Are Books By Women Just a Bunch of PC Nonsense?

John Podhoretz is unhappy:

Even though this Esquire list is more than a year old, I couldn’t help myself. I clicked the link, expecting to find a wild list of obscure femino-socialist tracts that no one in the real world has ever read. Instead I got something…surprisingly ordinary. I’ll break the Esquire list into two lists. Here’s list #1. Every one of them is very well known, and most are part of the standard literary canon:

  1. The Age of Innocence, Edith Wharton
  2. Anna Karenina, Leo Tolstoy
  3. As I Lay Dying, William Faulkner
  4. Beloved, Toni Morrison
  5. The Collected Stories of Katherine Mansfield
  6. The Color Purple, Alice Walker
  7. The Complete Poems, Emily Dickinson
  8. Frankenstein, Mary Shelley
  9. Fun Home, Alison Bechdel
  10. Giovanni’s Room, James Baldwin
  11. The God of Small Things, Arundhati Roy
  12. The Great Gatsby, F. Scott Fitzgerald
  13. The Handmaid’s Tale, Margaret Atwood
  14. Harriet the Spy, Louise Fitzhugh
  15. Heartburn, Nora Ephron
  16. In Cold Blood, Truman Capote
  17. Jane Eyre, Charlotte Bronte
  18. Leaves of Grass, Walt Whitman
  19. The Liars’ Club, Mary Karr
  20. Little Women, Louisa May Alcott
  21. Madame Bovary, Gustave Flaubert
  22. Mason & Dixon, Thomas Pynchon
  23. Middlemarch, George Eliot
  24. Moby-Dick, Herman Melville
  25. The Neapolitan Novels, Elena Ferrante
  26. One Hundred Years of Solitude, Gabriel Garcia Marquez
  27. Parting the Waters, Taylor Branch
  28. Play It As It Lays, Joan Didion
  29. Pride and Prejudice, Jane Austen
  30. The Prime of Miss Jean Brodie, Muriel Spark
  31. Ragtime, E.L. Doctorow
  32. Selected Stories Of Alice Munro
  33. Sense and Sensibility, Jane Austen
  34. The Stories Of Vladimir Nabokov
  35. Slouching Towards Bethlehem, Joan Didion
  36. Sula, Toni Morrison
  37. Their Eyes Were Watching God, Zora Neale Hurston
  38. Things Fall Apart, Chiunia Achebe
  39. To Kill a Mockingbird, Harper Lee
  40. To the Lighthouse, Virginia Woolf
  41. Tristram Shandy, Laurence Sterne
  42. Uncle Tom’s Cabin, Harriet Beecher Stowe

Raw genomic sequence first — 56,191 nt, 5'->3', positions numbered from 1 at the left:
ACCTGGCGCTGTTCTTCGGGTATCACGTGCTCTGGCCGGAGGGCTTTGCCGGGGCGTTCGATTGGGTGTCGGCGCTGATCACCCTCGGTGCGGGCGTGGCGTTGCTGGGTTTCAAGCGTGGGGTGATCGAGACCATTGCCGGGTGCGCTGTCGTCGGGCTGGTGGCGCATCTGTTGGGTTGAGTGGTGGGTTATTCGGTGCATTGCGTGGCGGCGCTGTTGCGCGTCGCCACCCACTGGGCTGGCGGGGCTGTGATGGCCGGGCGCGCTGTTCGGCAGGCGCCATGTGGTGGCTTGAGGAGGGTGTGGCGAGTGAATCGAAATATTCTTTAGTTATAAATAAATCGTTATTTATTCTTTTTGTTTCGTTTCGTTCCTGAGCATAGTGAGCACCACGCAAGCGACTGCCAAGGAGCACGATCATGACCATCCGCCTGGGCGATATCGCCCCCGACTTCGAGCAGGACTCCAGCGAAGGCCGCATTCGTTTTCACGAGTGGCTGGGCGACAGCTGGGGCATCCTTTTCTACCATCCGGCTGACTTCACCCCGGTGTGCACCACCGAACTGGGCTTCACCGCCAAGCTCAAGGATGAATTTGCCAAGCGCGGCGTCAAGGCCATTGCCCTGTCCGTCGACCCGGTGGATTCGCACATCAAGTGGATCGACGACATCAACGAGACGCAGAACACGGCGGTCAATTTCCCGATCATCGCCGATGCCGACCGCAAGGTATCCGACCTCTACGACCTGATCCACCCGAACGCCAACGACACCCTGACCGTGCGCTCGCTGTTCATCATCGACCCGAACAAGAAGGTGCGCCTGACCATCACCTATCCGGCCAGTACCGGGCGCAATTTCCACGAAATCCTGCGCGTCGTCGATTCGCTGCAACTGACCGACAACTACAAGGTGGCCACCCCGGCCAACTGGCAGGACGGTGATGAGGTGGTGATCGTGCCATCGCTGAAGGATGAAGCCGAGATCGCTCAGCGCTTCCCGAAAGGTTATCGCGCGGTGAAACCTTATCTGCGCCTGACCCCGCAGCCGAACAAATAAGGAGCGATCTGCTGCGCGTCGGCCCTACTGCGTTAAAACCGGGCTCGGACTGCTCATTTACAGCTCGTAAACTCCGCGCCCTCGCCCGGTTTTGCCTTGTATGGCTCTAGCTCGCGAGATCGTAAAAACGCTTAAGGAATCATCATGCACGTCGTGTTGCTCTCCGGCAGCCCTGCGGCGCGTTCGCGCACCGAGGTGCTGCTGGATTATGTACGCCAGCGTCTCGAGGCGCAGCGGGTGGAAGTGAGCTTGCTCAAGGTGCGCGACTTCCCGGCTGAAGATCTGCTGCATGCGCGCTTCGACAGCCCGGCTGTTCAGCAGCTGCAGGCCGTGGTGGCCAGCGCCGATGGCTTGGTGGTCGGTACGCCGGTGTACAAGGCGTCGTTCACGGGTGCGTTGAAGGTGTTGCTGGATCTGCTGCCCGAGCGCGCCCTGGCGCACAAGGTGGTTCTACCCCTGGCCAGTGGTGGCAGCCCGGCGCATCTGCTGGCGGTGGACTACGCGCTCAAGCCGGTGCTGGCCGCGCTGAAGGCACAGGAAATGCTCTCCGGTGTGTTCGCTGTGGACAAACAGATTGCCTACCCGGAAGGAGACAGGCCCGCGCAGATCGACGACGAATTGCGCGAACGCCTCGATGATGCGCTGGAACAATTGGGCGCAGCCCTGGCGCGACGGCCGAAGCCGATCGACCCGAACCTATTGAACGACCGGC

43. The Warmth of Other Suns, Isabel Wilkerson
  44. The White Album, Joan Didion
  45. Underworld, Don DeLillo
  46. A Wrinkle In Time, Madeleine L’Engle

Here’s list #2. Some of these are obscure, while some are just lesser-known works by famous authors. Some of them I haven’t heard of, so I can’t judge them:

  1. Autobiography of Red, Anne Carson
  2. Bad Behavior, Mary Gaitskill
  3. The Ballad Of The Sad Café, Carson McCullers
  4. Balm, Dolen Perkins-Valdez
  5. Bastard Out Of Carolina, Dorothy Allison
  6. The Best Of Everything, Rona Jaffe
  7. Birds of America, Lorrie Moore
  8. The Boys of My Youth, Jo Ann Beard
  9. The Brief Wondrous Life Of Oscar Wao, Junot Diaz
  10. Ceremony, Leslie Marmon Silko
  11. The Chronology of Water, Lidia Yuknavitch
  12. Citizen, Claudia Rankine
  13. The Collected Stories of Grace Paley
  14. Forgotten County, Catherine Chung
  15. The Group, Mary McCarthy
  16. Hateship, Friendship, Courtship, Loveship, Marriage Alice Munro
  17. Housekeeping, Marilynne Robinson
  18. Just Kids, Patti Smith
  19. The Leopard, Tomasi di Lampedusa
  20. The Lover, Marguerite Duras
  21. Memoirs of Hadrian, Marguerite Yourcenar
  22. NW, Zadie Smith
  23. Possessing the Secret of Joy, Alice Walker
  24. Redefining Realness, Janet Mock
  25. The Round House, Louise Erdrich
  26. Shadowshaper, Daniel José Older
  27. Silver Sparrow, Tayari Jones
  28. So Long, See You Tomorrow, William Maxwell
  29. Song of Solomon, Toni Morrison
  30. Stone Butch Blues, Leslie Feinberg
  31. A Thousand Years Of Good Prayers, Yiyun Li
  32. An Untamed State, Roxane Gay
  33. Walk Two Moons, Sharon Creech
  34. The Yellow Wallpaper, Charlotte Perkins Gilman

This list was explicitly put together by eight women as a response to Esquire’s ill-received 2015 “80 Books Every Man Should Read,” which contained exactly one book written by a woman.

It’s hard for me to find anything either suffocating or PC about this list. There are lots of standard-issue great books, along with the usual smattering of idiosyncratic choices that might or might not be especially widely read. That’s no surprise: every author or critic worth her salt carries around a mental list of personal favorites that they wish more people had read. The list is heavily populated by women, but not nearly so heavily as the original list was populated by men. The themes of these books are considerably different than the themes of the “Every Man” list, which is hardly surprising. And there are fewer pieces of nonfiction than there are on the men’s list.

Anyway, it’s a list that might not appeal to a lot of men. Them’s the breaks. On the other hand, maybe it provides some good ideas for novels to expand their horizons. You never know til you try.